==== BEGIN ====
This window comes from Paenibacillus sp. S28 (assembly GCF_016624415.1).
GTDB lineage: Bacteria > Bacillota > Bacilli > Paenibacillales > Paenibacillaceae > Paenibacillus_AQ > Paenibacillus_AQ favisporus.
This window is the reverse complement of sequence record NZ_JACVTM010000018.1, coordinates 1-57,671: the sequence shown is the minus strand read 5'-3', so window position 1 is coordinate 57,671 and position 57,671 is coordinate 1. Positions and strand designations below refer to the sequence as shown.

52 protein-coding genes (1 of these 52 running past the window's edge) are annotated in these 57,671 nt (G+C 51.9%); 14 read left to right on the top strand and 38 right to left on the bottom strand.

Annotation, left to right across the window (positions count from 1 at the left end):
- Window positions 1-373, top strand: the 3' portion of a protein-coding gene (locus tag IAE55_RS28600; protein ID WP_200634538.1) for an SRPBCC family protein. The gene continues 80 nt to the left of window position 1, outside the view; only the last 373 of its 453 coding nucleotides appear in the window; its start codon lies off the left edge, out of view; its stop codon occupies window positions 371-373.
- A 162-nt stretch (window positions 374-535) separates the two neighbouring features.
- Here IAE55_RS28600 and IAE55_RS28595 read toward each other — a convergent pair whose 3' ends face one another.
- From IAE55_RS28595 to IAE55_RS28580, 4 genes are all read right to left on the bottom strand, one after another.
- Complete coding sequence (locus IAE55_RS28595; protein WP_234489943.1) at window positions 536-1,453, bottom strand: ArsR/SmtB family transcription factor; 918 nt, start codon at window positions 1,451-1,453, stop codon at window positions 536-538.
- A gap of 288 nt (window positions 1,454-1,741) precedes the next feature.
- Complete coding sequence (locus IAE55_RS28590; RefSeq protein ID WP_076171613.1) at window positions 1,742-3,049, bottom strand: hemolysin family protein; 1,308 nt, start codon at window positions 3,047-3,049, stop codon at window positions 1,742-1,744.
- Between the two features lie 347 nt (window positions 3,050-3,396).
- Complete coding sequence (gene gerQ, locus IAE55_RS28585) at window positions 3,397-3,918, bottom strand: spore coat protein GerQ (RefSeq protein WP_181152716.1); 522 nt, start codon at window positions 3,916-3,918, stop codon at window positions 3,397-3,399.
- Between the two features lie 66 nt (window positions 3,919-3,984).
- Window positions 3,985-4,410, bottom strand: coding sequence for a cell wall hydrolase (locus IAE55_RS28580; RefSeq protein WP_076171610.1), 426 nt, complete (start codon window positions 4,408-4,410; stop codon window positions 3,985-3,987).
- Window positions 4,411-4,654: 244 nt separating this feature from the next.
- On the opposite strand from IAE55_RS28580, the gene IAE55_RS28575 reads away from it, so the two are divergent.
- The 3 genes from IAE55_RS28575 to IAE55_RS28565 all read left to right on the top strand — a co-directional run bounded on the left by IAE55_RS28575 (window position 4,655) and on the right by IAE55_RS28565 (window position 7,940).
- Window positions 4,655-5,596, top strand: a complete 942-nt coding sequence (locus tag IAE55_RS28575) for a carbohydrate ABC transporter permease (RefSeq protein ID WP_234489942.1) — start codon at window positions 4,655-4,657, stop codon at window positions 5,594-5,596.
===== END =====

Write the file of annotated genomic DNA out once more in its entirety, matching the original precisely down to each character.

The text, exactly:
This window comes from Paenibacillus sp. S28 (assembly GCF_016624415.1).
GTDB lineage: Bacteria > Bacillota > Bacilli > Paenibacillales > Paenibacillaceae > Paenibacillus_AQ > Paenibacillus_AQ favisporus.
This window is the reverse complement of sequence record NZ_JACVTM010000018.1, coordinates 1-57,671: the sequence shown is the minus strand read 5'-3', so window position 1 is coordinate 57,671 and position 57,671 is coordinate 1. Positions and strand designations below refer to the sequence as shown.

52 protein-coding genes (1 of these 52 running past the window's edge) are annotated in these 57,671 nt (G+C 51.9%); 14 read left to right on the top strand and 38 right to left on the bottom strand.

Annotation, left to right across the window (positions count from 1 at the left end):
- Window positions 1-373, top strand: the 3' portion of a protein-coding gene (locus tag IAE55_RS28600; protein ID WP_200634538.1) for an SRPBCC family protein. The gene continues 80 nt to the left of window position 1, outside the view; only the last 373 of its 453 coding nucleotides appear in the window; its start codon lies off the left edge, out of view; its stop codon occupies window positions 371-373.
- A 162-nt stretch (window positions 374-535) separates the two neighbouring features.
- Here IAE55_RS28600 and IAE55_RS28595 read toward each other — a convergent pair whose 3' ends face one another.
- From IAE55_RS28595 to IAE55_RS28580, 4 genes are all read right to left on the bottom strand, one after another.
- Complete coding sequence (locus IAE55_RS28595; protein WP_234489943.1) at window positions 536-1,453, bottom strand: ArsR/SmtB family transcription factor; 918 nt, start codon at window positions 1,451-1,453, stop codon at window positions 536-538.
- A gap of 288 nt (window positions 1,454-1,741) precedes the next feature.
- Complete coding sequence (locus IAE55_RS28590; RefSeq protein ID WP_076171613.1) at window positions 1,742-3,049, bottom strand: hemolysin family protein; 1,308 nt, start codon at window positions 3,047-3,049, stop codon at window positions 1,742-1,744.
- Between the two features lie 347 nt (window positions 3,050-3,396).
- Complete coding sequence (gene gerQ, locus IAE55_RS28585) at window positions 3,397-3,918, bottom strand: spore coat protein GerQ (RefSeq protein WP_181152716.1); 522 nt, start codon at window positions 3,916-3,918, stop codon at window positions 3,397-3,399.
- Between the two features lie 66 nt (window positions 3,919-3,984).
- Window positions 3,985-4,410, bottom strand: coding sequence for a cell wall hydrolase (locus IAE55_RS28580; RefSeq protein WP_076171610.1), 426 nt, complete (start codon window positions 4,408-4,410; stop codon window positions 3,985-3,987).
- Window positions 4,411-4,654: 244 nt separating this feature from the next.
- On the opposite strand from IAE55_RS28580, the gene IAE55_RS28575 reads away from it, so the two are divergent.
- The 3 genes from IAE55_RS28575 to IAE55_RS28565 all read left to right on the top strand — a co-directional run bounded on the left by IAE55_RS28575 (window position 4,655) and on the right by IAE55_RS28565 (window position 7,940).
- Window positions 4,655-5,596, top strand: a complete 942-nt coding sequence (locus tag IAE55_RS28575) for a carbohydrate ABC transporter permease (RefSeq protein ID WP_234489942.1) — start codon at window positions 4,655-4,657, stop codon at window positions 5,594-5,596.